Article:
Wednesday, June 20, 2012


By Kristin Cashore
 ★ ★ ★ ☆

Four Things I Liked About Bitterblue:
1. Return to the Graceling world
2. Relationships between characters
3. Charming rogue love interest
4. Coming full circle

I’ve been a fan of Kristin Cashore’s books ever since I first read her debut, Graceling, a few years ago (3 or 4, I think?). Graceling felt really reminiscent of Tamora Pierce’s books, but without being overtly referential; the idea of gracelings is a unique and compelling one. It’s the strength of her female characters and the enjoyable blend of fantasy adventure, intrigue, and romance on the cusp between the early and later young adult demographic that brought Pierce’s works to mind. Having spent a good chunk of my childhood devouring Pierce’s many series, that was a very positive thing. I was excited to have found a new author that fit my somewhat narrow taste profile for fantasy books. And while the companion novel, Fire, didn’t quite live up to the standard set by Graceling (it may simply have lacked the extra dose of specialness that comes of being a new discovery), it certainly didn’t disappoint. And neither did Graceling’s recently released sequel: Bitterblue.

Bitterblue picks up eight years after Graceling left off. Bitterblue is a young woman now, ruling queen of the kingdom her father Leck (a corrupt king capable of controlling people's thoughts vanquished in Graceling, for those of you not familiar) left in shambles before he died. Stuck in her tower office day in and day out completing paper work and concerned by the odd behavior of her staff and the fragmented, conflicted reports she is receiving about her kingdom, Bitterblue starts to sneak out at night in disguise to see the state of the city outside her castle walls for herself. What she finds is that eight years later, Leck’s influence is far from over and her work as queen has only just begun.

I mentioned earlier that the target readership of Cashore’s stories straddles the line between early and late young adulthood, and for none of her books is this more true than Bitterblue. Some of the topics the book discusses, especially concerning the crimes the sociopathic Leck committed during his tyrannical and deranged reign as king, are quite dark for any stage of young adulthood, much less early adolescence. Cashore also kind of insidiously tackled some of our current political/social issues by including analogues in the story, and I’m not quite sure how I feel about that. Of course when you’re creating a fantasy world it’s entirely in your control, and there’s no reason why issues that crop up today shouldn’t crop up in your fantasy world too, but when those issues are so salient to modern political controversy, it feels a little heavy-handed to have them be controversial in a fantasy novel that may take place in a world technologically historical but its being released in a world rooted very much in the present.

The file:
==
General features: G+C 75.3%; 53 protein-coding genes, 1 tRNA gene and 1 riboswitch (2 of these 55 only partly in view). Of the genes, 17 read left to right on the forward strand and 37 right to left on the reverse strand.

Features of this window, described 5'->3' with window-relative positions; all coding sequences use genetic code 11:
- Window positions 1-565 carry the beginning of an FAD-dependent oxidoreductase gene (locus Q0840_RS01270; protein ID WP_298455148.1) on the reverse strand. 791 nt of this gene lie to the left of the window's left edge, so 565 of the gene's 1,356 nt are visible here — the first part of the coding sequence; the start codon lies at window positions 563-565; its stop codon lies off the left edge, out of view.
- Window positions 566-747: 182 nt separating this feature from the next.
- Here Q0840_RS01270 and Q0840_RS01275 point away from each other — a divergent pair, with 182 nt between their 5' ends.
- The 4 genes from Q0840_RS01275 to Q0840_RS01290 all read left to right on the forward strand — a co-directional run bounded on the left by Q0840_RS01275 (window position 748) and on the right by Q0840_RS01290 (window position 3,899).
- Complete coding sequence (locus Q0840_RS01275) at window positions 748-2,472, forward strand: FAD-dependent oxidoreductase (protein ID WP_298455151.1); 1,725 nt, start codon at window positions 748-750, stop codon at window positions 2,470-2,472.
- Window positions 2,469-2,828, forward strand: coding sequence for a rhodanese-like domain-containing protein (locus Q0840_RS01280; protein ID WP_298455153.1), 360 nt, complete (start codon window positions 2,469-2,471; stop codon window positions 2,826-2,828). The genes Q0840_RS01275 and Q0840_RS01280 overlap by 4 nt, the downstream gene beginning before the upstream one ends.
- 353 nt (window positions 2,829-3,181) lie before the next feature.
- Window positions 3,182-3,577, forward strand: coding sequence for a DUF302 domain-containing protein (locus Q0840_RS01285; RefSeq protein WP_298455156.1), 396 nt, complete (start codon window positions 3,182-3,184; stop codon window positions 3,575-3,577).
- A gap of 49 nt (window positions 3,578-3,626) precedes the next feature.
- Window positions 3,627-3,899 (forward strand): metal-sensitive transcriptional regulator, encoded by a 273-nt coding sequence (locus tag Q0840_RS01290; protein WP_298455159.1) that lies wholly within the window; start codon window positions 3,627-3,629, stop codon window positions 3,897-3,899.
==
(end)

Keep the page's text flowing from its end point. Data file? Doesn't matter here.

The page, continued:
Qualms aside, it was a pleasure to return to the cast of characters I grew so fond of in Graceling. And the three-dimensionality with which Cashore crafts her characters makes the story all the more engaging and the relationships all the more heartwarming – or upsetting, as the case may be. The new set of characters introduced for the sake of Bitterblue’s plotline were deftly integrated with the returning cast, and it was lovely to see her reach back to Fire, too, publishing an original novel, it’s prequel/companion, and a sequel all out of chronological order and yet having them all come full circle. Bitterblue also does a good job of tying up loose ends from Graceling, dealing with its own unique and pertinent conflicts, while establishing new subplots that could just as well be left as they are at the end of the book or be picked up and continue in a further installment. All in all, definitely a satisfying read for fans of Graceling and Fire, though perhaps less so for anyone who were to pick it up as a stand-alone.

Books Read This Year: 46
Top 100 Progress: 48/100

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